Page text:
Immigration Government Agencies
Created by FindLaw's team of legal writers and editors | Last reviewed January 23, 2018
In most immigration cases, the question of which agency to start with can be answered through the location of the individual needing assistance:
- If you are already inside the borders of the U.S. and are in need of help with an immigration issue (including applications for lawful permanent residence, change of immigrant status, and citizenship), you will most likely want to contact U.S. Citizenship and Immigration Services (USCIS).
- If you are a foreign citizen abroad or overseas, and you need help with an immigration issue (such as an application for nonimmigrant visa for international travel, or refugee status), you will most likely want to contact a U.S. Department of State embassy or consulate near you.
Note: The government agency that many people most likely still associate with immigration -- the Immigration and Naturalization Service (or "INS") -- no longer exists. In its place, in 2003 a branch of the U.S. Department of Homeland Security was created called the Bureau of U.S. Citizenship and Immigration Services (or USCIS). More on USCIS below.
U.S. Citizenship and Immigration Services
Created in 2003, the Bureau of U.S. Citizenship and Immigration Services (USCIS) is a branch of the U.S. Department of Homeland Security. USCIS is in charge of all immigration-related applications and authorizations for foreign individuals who are inside the borders of the U.S. When a foreign individual seeks entry into the United States, he or she is subject to the authority of the USCIS and the Department of Homeland Security -- including the power to authorize or deny admission into the U.S. -- even though the individual may have received a valid visa from a U.S. embassy or consular overseas.
USCIS processes all immigrant and non-immigrant benefits provided to visitors of the United States, including:
- Family-based petitions -- facilitating the process for close relatives to immigrate, gain permanent residency, work in the U.S., etc.;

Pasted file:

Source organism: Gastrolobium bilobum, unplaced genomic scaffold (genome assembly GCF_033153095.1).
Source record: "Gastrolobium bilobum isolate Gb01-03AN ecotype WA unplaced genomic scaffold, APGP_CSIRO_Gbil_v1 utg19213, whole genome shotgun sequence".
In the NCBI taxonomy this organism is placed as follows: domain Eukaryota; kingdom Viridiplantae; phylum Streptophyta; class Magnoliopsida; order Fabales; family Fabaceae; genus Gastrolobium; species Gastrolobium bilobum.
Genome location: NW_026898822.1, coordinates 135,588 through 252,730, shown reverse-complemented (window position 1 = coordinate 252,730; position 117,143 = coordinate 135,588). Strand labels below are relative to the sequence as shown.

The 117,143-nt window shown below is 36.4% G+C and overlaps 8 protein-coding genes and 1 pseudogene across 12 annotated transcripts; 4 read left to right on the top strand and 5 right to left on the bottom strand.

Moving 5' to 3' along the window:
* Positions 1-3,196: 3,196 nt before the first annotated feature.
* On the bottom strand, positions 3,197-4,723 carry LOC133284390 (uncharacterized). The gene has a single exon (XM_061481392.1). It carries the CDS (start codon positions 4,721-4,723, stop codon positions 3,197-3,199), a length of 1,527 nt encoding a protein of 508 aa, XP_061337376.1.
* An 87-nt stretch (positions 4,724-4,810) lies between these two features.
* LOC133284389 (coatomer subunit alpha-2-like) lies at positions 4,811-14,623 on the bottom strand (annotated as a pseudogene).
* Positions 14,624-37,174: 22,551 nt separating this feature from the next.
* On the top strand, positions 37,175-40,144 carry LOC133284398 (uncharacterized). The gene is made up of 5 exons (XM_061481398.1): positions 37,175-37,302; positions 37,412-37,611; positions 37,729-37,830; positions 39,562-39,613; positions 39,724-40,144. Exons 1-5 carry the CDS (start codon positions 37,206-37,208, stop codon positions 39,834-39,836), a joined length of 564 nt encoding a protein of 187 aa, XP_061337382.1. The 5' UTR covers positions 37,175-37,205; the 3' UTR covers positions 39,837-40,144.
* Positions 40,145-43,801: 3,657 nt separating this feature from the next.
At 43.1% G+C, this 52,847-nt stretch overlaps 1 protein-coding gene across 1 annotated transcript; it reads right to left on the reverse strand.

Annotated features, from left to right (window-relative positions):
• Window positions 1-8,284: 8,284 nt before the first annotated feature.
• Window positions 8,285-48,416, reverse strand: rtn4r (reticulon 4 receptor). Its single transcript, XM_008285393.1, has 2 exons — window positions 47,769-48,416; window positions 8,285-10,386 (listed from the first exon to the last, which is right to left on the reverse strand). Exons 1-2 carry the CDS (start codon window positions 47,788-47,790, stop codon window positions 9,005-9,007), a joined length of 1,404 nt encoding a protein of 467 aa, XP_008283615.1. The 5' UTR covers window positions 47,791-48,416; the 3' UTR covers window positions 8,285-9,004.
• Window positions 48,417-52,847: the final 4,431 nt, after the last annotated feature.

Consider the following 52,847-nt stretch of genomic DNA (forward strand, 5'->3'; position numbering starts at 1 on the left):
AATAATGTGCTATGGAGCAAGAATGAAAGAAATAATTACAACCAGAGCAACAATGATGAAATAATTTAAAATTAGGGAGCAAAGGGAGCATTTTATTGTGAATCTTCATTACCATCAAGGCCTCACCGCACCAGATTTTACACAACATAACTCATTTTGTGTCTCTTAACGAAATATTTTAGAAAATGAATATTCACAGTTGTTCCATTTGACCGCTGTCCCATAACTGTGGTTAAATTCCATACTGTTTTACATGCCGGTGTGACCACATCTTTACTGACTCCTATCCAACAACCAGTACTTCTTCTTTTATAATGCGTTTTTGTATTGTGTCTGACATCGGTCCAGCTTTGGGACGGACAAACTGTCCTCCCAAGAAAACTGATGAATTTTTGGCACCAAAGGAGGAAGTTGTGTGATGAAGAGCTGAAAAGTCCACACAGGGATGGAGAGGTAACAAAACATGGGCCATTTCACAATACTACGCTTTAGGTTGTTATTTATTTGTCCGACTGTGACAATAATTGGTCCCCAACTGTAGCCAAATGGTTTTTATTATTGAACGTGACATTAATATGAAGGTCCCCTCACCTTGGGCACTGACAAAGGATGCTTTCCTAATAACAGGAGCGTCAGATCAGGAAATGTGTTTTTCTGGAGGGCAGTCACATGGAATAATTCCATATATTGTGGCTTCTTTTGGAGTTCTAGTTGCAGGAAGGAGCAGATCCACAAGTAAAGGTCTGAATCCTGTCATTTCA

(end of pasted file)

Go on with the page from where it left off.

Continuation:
- Employment-based petitions -- facilitating the process for current and prospective employees to immigrate or stay in the U.S. temporarily;
- Asylum and Refugee processing -- deciding asylum and the processing of refugees; and
- Naturalization -- approving citizenship of eligible persons who wish to become U.S. citizens.
Learn more: USCIS website
U.S. Department of State
Foreign citizens who wish to learn more about immigration to the U.S. should contact the U.S. Department of State Embassy, or Consulate in their country. Go here for a list of links to U.S. Embassies and Consulates worldwide. Remember that, once an individual enters the U.S., he or she is subject to the authority of the USCIS, discussed above.
Learn more: U.S. Department of State website
U.S. Customs and Border Protection (CBP)
A branch of the U.S. Department of Homeland Security, U.S. Customs and Border Protection is the single unified border and port of entry agency of the United States. The CBP joins together the Customs Inspector, the Immigration Inspector and the Agriculture Inspector at the nation's points of entry -- borders, airports, and seaports. The CBP seeks to facilitate the flow of legitimate trade and travel through points of entry into the U.S., while preventing terrorist and other criminal activity from entering the U.S.
Learn more: CBP website
U.S. Immigration and Customs Enforcement
U.S. Immigration and Customs Enforcement (ICE), the largest investigative arm of the Department of Homeland Security (DHS), is the law enforcement agency responsible for identifying and shutting down vulnerabilities in the nation's border, economic, transportation and infrastructure security. The ICE has authority over illegal immigrant detention and removal.
Learn more: ICE website
Questions About Immigration Government Agencies? Get in Touch with an Attorney
Simply identifying the government agencies involved in an immigration matter can be complicated. The laws themselves are even more confusing. Contact a local immigration attorney to discuss your immigration status and learn how a legal professional can help address your concerns.
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Contact a qualified immigration attorney to help you get the best results possible.